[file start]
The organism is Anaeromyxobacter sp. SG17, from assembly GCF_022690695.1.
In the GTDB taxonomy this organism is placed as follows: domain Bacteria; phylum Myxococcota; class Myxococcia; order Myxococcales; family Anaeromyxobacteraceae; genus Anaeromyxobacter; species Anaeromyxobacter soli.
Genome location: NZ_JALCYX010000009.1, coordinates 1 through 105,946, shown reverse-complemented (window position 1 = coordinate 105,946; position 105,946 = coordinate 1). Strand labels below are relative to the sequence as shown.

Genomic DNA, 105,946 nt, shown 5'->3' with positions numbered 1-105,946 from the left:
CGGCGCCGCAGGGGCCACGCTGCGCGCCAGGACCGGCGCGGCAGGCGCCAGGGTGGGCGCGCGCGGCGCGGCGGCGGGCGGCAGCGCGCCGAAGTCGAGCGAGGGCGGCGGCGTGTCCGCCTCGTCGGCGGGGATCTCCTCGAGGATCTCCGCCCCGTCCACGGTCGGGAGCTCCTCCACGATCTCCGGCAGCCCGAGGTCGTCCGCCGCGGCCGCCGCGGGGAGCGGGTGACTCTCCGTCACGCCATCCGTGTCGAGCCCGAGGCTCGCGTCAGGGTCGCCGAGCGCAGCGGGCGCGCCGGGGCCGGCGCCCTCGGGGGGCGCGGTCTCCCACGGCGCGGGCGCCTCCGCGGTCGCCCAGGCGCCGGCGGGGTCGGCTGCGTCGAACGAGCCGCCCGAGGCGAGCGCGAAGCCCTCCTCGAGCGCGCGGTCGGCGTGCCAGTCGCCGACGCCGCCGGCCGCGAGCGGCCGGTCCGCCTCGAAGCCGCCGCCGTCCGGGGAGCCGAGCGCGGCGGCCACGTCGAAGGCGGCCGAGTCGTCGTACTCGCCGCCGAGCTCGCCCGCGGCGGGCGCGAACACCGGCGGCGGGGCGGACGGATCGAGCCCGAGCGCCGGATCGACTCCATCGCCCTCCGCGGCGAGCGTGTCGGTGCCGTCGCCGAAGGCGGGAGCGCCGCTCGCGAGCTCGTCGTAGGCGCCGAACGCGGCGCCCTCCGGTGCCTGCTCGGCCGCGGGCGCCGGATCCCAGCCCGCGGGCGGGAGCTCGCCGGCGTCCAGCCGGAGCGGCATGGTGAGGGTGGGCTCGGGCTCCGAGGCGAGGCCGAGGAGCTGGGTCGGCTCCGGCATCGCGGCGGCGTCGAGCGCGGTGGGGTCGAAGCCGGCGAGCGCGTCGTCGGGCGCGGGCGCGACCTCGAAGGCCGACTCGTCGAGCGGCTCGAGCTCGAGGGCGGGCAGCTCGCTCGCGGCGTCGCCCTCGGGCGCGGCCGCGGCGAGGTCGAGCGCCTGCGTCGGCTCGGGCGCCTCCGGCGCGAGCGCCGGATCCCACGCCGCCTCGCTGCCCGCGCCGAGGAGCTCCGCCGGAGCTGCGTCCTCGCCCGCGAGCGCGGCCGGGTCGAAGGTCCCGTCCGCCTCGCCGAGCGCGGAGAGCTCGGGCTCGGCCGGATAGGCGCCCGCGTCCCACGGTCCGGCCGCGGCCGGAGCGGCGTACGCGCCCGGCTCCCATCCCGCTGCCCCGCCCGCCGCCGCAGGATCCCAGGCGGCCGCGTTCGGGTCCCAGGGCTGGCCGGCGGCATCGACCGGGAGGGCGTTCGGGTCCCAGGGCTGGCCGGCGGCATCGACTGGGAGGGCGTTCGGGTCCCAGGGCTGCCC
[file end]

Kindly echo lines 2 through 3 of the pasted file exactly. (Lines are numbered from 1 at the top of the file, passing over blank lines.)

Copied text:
In the GTDB taxonomy this organism is placed as follows: domain Bacteria; phylum Myxococcota; class Myxococcia; order Myxococcales; family Anaeromyxobacteraceae; genus Anaeromyxobacter; species Anaeromyxobacter soli.
Genome location: NZ_JALCYX010000009.1, coordinates 1 through 105,946, shown reverse-complemented (window position 1 = coordinate 105,946; position 105,946 = coordinate 1). Strand labels below are relative to the sequence as shown.